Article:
Study Guide

Book of Daniel One Like a Human Being (Son of Man)

One Like a Human Being (Son of Man)

Okay, this is a pretty controversial one, as it usually is when Christian and Jewish ways of interpreting the Bible start to clash. In Chapter 7: 13-14, Daniel says that, in his night visions, "I saw one like a human being coming with the clouds of heaven. And he came to the Ancient One and was presented before him. To him was given dominion and glory and kingship, that all peoples, nations, and languages should serve him. His dominion is an everlasting dominion that shall not pass away, and his kingship is one that shall never be destroyed."

So, first off, quick translation note: the "one like a human being" phrase is very gender-neutral and politically correct. However, not everyone renders the original Hebrew this way. Many translators (and most ancient translators) read this as "one like the Son of Man," which sounds pretty similar in content, but is way different in function.

In the New Testament, "Son of Man" (the New Testament authors weren't known for their progressive non-gendered language) is used as an honorific, denoting someone who simultaneously represents the height of humankind and is a divine messianic figure. For Christian interpreters, it's pretty obvious who the "Son of Man" is, receiving dominion and glory over an unending kingdom and ruling over everyone on earth: J.C. And the phrase "Son of Man" pops up in the gospels of Jesus just about 80 times. They really took to it, apparently.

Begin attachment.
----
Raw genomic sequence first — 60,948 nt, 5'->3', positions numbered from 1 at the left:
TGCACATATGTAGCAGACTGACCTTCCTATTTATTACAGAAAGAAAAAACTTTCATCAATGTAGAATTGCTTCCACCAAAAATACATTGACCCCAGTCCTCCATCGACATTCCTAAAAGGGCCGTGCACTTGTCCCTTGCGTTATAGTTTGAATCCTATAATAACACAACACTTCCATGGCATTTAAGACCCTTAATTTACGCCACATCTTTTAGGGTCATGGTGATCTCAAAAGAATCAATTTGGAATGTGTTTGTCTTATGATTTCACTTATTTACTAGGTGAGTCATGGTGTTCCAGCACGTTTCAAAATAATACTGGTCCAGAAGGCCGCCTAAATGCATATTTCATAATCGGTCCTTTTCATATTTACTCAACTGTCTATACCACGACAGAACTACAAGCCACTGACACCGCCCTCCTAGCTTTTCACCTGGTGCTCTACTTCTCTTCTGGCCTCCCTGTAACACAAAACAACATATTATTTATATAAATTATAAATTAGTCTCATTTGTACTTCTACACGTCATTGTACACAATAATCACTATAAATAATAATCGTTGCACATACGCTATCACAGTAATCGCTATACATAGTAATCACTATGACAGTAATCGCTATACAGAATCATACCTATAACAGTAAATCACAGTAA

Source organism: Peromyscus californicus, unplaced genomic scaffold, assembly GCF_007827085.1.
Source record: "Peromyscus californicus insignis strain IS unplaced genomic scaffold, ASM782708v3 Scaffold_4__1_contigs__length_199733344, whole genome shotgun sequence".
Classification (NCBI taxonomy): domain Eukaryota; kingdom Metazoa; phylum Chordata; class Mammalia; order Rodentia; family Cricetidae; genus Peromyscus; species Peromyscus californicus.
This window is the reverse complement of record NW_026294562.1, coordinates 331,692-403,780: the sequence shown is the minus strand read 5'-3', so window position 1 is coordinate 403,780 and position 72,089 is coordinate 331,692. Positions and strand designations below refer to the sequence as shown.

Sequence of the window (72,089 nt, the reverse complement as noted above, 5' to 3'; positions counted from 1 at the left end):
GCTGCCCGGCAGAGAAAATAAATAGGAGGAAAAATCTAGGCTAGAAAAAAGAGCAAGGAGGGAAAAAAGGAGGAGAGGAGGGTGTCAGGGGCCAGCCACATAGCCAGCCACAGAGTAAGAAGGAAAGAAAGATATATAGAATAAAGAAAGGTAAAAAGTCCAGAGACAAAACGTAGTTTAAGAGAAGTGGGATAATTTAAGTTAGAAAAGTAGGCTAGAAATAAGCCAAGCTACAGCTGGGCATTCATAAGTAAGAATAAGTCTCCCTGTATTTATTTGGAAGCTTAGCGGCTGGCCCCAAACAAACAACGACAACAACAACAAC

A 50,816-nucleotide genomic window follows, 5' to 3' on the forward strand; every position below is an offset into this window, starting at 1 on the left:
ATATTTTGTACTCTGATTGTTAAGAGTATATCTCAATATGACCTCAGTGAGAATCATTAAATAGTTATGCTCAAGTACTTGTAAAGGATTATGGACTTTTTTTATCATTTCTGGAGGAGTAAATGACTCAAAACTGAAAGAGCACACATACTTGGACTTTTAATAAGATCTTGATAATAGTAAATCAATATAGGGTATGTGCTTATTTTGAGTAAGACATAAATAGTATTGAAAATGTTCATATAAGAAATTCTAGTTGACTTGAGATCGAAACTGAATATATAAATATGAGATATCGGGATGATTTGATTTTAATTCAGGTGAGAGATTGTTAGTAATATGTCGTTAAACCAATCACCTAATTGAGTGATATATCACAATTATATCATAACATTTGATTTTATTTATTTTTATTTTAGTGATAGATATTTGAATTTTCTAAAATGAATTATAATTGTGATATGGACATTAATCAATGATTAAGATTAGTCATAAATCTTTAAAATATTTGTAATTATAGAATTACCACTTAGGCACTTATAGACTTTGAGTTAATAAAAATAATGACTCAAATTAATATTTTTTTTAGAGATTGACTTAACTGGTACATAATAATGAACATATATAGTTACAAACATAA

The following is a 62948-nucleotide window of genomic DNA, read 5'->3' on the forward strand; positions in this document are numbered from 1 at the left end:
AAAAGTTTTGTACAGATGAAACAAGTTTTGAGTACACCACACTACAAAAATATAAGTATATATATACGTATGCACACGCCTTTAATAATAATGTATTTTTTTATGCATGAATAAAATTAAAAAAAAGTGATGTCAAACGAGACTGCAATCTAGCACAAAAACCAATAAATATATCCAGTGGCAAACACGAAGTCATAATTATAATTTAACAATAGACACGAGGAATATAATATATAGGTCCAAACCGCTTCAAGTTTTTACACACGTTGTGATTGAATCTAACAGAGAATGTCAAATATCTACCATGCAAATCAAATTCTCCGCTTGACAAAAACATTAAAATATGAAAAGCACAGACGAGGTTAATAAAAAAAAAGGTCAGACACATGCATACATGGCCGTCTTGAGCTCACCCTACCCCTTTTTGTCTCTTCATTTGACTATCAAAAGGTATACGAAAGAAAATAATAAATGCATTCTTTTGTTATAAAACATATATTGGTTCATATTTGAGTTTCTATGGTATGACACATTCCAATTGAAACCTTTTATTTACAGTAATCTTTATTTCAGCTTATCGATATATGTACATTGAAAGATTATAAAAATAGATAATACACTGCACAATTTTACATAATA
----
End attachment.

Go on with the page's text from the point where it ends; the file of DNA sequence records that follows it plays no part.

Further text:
But Jewish interpretations naturally cut into the idea differently. The "one like a human being" or "one like a Son of Man" could be the Messiah, and a bunch of apocalyptic works written shortly after Daniel love emphasizing this possibility. It could also be the archangel Michael, who's been pretty epically calling the shots and getting stuff done all throughout the book. Some medieval commentators suggested it could also be Israel itself (or the people of Israel) raised up to a position of higher moral authority over the world.

Anyway, those are the traditional religious interpretations. But why is he "like" a human being or Son of Man? Why isn't it just one who "is" a human being or, more simply, a "human being"? Well—that's a tough one. You could read it different ways: perhaps he's one "like" a human being, because he isn't really a human being, but represents something else like the whole of Israel, or an archangel, or God incarnated as a human being, or what have you.

One thing's for sure: in Daniel, whoever this guy is, he's got a serious role to play in the end times and God's divine judgment.

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